History | Wilson Center

History

Problems of State-building in the Interwar Kingdom of Serbs, Croats and Slovenes/Yugoslavia (1918-1929)

Summary of the East European Studies discussion with Sabrina Ramet, a Professor of Political Science at the Norwegian University of Science and Technology (NTNU) in Trondheim, Norway and a former Wilson Center Fellow.

Implications of the Elections in Yugoslavia for U.S. Interests in the Balkans

Summary of the East European Studies discussion with John Hulsman, a Research Fellow for European Affairs at the Davis Institute for International Studies of the Heritage Foundation, DC; Damjan de Krnjevic-Miskovic, the Assistant Managing Editor of The National Interest, DC; and, Philip W. Lyon, a Doctoral Candidate in the Department of History at the University of Maryland, MD.

Prelude to Revolution: Deconstructing Society in Hungary, 1949-1953

Summary of the East European Studies discussion with Bianca Adair, a former Fulbright Scholar to Austria and Hungary and a Title VIII-supported EES Grant Recipient.

Ignacy Paderewski and Woodrow Wilson: A Legacy of Freedom and Democracy

Bronislaw Geremek, former foreign minister of Poland and former Wilson Center fellow; H.E. Edward Rowny, president, INC International Negotiating Consultants, former U.S. ambassador-at-large and lieutenant general in the U.S. Army and former Wilson Center fellow.

Greece Views the Modern World

Summary of the Director's Forum with Andreas Andrianopoulos, Greek Politician, Author, and former Wilson Center Public Policy Scholar.

While the title of his talk was "Greece Views the Modern World," Andreas Andrianopoulos devoted the core of his remarks to critical issues confronting Europe and the Balkans today, including the issues of NATO and EU enlargement, continuing unresolved ethnic and historical issues in the former Yugoslavia, the presence and the proximity of the Muslim world in Southeast Europe, and the relationship of Greece to all of these issues.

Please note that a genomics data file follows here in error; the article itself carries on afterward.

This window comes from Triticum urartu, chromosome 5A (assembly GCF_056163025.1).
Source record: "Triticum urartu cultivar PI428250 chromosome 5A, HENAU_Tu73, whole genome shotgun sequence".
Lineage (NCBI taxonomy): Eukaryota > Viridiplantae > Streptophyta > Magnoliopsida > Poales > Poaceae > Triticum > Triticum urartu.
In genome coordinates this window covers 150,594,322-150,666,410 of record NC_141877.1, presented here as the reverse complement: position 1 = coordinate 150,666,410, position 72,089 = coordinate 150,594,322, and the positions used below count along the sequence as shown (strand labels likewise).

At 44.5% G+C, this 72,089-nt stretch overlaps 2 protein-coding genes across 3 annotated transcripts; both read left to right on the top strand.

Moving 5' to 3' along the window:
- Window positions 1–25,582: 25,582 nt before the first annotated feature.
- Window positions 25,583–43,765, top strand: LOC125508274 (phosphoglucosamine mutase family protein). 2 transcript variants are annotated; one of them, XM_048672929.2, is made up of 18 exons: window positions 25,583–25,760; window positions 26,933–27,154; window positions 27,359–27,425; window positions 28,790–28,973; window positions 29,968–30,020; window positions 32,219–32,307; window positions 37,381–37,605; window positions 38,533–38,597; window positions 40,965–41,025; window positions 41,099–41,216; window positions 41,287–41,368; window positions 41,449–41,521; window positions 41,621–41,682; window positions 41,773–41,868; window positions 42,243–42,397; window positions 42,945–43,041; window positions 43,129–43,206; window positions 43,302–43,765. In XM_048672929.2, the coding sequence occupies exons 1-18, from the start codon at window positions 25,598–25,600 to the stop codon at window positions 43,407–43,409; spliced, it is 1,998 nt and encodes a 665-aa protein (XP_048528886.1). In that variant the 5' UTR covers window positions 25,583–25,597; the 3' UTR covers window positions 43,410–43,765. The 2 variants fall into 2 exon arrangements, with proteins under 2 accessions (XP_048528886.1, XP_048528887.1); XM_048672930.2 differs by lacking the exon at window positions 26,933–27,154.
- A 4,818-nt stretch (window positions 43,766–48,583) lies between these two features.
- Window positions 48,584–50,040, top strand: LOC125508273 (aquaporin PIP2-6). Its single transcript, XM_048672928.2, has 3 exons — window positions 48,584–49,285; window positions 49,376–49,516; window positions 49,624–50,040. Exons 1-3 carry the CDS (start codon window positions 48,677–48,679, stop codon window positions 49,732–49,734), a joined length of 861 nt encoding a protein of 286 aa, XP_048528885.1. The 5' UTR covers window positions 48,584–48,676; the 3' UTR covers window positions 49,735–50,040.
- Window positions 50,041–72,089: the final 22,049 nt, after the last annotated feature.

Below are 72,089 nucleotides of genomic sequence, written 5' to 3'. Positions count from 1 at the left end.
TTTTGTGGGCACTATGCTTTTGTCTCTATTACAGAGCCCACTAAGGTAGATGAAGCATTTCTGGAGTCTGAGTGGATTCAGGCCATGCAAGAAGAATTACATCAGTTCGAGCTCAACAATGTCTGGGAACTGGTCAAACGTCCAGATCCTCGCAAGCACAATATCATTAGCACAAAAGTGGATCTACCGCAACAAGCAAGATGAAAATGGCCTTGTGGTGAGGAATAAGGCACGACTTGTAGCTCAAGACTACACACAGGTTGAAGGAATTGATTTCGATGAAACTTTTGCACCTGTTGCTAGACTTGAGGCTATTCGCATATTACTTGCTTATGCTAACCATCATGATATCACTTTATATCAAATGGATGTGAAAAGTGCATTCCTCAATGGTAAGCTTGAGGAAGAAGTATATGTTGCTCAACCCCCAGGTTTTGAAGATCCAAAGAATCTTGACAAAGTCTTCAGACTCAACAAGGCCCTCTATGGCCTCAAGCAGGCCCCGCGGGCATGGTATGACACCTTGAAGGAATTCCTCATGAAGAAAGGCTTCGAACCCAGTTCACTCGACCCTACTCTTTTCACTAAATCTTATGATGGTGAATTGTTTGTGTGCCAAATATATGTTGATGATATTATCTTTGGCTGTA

Ten Years After the Start of the Bosnian War

Summary of the East European Studies seminar with Robert Hayden, Director of the Center for Russian and East European Studies at the University of Pittsburgh, PA; Paul Shoup, Professor Emeritus in the Department of Political Science at the University of Virginia, VA; and, Stevan Lilic, Fellow at the Center for Russian and East European Studies at the University of Pittsburgh, PA.

Yugoslavia: The Avoidable War

Summary of the East European Studies screening of the film produced by George Bogdanic.

Genocide, Ethnic Cleansing, and Deportation: How Vohynia Became West Ukraine, 1939-1946

Timothy Snyder, Assistant Professor, Department of History, Yale University, MA
Discussant: Robert M. Ponichtera, Former Associate Director, East European Studies, and Deputy Director for Grants, Vietnam Veterans of America Foundation

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